Residents Worried Surveillance Cameras Will Hurt New Orleans’ Vibe

Would you act any different at Mardi Gras, or even avoid it all together, if cameras were watching? That’s what the people of New Orleans are afraid of.

NEW ORLEANS — More and more cities across the United States have begun instituting surveillance camera programs. While local police departments see these programs as beneficial, certain residents see them as invasive.

Facing an unyielding violent crime problem, officials here want to create an extensive video monitoring system that would require every business with an alcohol license to install street-facing security cameras, and connect them to a real-time monitoring center overseen by the city, according to The New York Times.

Police say that live streams and recorded footage from the cameras would be used primarily to solve violent crimes, however residents are worried that they will “suck the soul ” out of the city.

“We have a very vibrant public life, where people feel free to express themselves in public — and I’m not just talking about beads and lifting your top on Mardi Gras,” says Bruce Hamilton, a staff attorney with the civil liberties union’s Louisiana branch. “Everyone acts different when they know the government is watching,” Mr. Hamilton said. “Suddenly you’re aware of being watched, and being followed, and it changes how you act.”

Last fall, the city opened its real time crime monitoring center to review footage from cameras installed at 20 designated crime “hot spots.”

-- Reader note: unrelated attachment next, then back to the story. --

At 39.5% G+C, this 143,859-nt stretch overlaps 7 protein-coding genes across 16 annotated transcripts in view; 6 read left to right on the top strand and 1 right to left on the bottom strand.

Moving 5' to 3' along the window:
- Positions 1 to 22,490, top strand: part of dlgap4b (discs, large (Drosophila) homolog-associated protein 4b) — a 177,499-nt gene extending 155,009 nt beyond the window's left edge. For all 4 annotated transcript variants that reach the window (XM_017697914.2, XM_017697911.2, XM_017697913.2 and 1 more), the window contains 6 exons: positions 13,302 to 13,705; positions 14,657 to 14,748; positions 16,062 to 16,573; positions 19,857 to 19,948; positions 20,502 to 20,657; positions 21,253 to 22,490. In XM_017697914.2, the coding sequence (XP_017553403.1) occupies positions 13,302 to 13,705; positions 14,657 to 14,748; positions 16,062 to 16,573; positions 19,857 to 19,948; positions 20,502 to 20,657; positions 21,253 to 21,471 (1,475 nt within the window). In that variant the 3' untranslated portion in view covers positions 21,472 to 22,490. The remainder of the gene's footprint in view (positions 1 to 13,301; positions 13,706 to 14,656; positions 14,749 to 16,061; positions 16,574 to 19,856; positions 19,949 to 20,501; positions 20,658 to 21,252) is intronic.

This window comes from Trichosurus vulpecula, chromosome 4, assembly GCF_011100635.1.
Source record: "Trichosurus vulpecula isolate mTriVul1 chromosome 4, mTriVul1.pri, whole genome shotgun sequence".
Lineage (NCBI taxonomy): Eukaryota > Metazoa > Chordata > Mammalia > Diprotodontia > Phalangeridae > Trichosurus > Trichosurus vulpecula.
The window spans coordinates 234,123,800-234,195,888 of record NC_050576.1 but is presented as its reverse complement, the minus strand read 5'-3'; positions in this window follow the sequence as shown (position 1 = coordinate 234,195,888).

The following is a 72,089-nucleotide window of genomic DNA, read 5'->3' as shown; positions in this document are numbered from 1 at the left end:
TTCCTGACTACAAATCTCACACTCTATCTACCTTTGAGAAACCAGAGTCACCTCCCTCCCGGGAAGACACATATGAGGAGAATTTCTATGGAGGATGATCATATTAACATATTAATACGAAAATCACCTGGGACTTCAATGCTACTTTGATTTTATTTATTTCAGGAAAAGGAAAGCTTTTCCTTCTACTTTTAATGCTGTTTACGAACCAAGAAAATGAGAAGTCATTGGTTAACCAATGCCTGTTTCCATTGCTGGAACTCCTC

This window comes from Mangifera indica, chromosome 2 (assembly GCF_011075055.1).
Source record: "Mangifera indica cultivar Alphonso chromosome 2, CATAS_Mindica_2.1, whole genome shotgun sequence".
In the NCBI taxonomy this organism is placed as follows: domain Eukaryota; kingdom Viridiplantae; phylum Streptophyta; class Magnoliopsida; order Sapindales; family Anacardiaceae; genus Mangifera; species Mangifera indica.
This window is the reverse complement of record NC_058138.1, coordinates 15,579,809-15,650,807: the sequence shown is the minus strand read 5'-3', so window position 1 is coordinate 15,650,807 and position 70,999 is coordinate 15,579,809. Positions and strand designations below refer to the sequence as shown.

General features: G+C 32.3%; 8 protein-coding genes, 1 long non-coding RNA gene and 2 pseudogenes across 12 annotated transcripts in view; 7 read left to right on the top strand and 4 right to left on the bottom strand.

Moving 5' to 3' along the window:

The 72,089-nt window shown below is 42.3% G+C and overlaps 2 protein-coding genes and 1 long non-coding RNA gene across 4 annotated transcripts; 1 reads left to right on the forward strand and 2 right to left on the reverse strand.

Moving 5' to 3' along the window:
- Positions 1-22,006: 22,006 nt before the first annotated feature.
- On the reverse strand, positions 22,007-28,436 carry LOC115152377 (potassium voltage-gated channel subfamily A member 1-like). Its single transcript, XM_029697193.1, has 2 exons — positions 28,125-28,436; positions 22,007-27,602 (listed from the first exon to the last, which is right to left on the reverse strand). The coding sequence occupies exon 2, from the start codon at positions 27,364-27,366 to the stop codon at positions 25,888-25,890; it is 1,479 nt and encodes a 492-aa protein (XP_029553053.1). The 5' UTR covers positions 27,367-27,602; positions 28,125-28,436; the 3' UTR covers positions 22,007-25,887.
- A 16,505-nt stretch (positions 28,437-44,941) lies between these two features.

“It’s going to be very clinical — it’s going to take the mystique, the romanticism out of the city,” resident Alyx Gauthier says about the cameras.

In response to the camera’s criticisms, Police Superintendent Michael S. Harrison says, “I don’t think it’s going to change the nature of the city the way this citizen that you spoke to characterized it. I think it’s going to change the nature of this city because criminals, who have in their heart, mind and soul to commit violent harm against other citizens, will think differently.”

As part of the wider surveillance plan, if a 911 dispatcher in New Orleans were to receive a report of a serious crime, software at the monitoring center would automatically call up video from the cameras nearest to the scene.

Residents that live further away from tourist areas seem to approve of the proposed surveillance program.

“They could put cameras everywhere, as far as I care,” says Katherine Prevost, head of the Ninth Ward’s Bunny Friend Neighborhood Association. “If you’re doing the right thing anyway, the cameras shouldn’t matter.”

Detroit has seen success with a similar program named Project Green Light. The program is voluntary, however, Detroit’s mayor is looking to extended it to every retail business in the city with late-night hours.

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